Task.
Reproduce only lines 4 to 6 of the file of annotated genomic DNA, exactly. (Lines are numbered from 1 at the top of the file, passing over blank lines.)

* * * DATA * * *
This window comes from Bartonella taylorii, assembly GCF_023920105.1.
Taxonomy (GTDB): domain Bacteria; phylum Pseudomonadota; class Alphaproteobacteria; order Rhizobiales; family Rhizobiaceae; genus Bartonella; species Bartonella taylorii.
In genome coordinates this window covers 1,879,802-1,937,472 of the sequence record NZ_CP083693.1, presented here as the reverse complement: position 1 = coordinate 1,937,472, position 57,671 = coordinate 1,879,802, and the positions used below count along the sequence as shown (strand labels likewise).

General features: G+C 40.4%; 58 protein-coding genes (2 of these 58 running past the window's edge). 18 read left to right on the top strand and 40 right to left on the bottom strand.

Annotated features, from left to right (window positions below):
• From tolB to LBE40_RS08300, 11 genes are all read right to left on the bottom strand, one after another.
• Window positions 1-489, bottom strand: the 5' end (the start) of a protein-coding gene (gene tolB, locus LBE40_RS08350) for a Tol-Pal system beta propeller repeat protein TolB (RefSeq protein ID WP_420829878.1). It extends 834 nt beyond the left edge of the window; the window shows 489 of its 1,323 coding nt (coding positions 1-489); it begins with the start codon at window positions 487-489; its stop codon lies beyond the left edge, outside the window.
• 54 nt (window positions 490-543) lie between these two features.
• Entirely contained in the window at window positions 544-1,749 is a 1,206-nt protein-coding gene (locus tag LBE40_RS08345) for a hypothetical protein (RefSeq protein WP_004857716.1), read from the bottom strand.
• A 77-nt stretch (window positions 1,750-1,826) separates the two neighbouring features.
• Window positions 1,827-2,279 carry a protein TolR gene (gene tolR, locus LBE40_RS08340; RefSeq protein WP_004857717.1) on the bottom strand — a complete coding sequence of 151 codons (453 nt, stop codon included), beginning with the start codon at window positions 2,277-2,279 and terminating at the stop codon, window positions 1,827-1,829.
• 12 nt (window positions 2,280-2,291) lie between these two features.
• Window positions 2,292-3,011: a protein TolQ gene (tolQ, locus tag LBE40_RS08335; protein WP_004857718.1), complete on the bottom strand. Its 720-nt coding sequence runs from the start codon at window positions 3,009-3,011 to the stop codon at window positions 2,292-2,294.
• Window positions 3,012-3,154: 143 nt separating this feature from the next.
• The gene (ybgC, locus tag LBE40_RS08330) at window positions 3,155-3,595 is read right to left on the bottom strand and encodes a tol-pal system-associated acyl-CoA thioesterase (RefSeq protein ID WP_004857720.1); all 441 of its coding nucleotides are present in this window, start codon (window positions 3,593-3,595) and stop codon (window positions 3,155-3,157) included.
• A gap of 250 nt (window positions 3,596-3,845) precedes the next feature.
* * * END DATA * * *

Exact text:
General features: G+C 40.4%; 58 protein-coding genes (2 of these 58 running past the window's edge). 18 read left to right on the top strand and 40 right to left on the bottom strand.

Annotated features, from left to right (window positions below):
• From tolB to LBE40_RS08300, 11 genes are all read right to left on the bottom strand, one after another.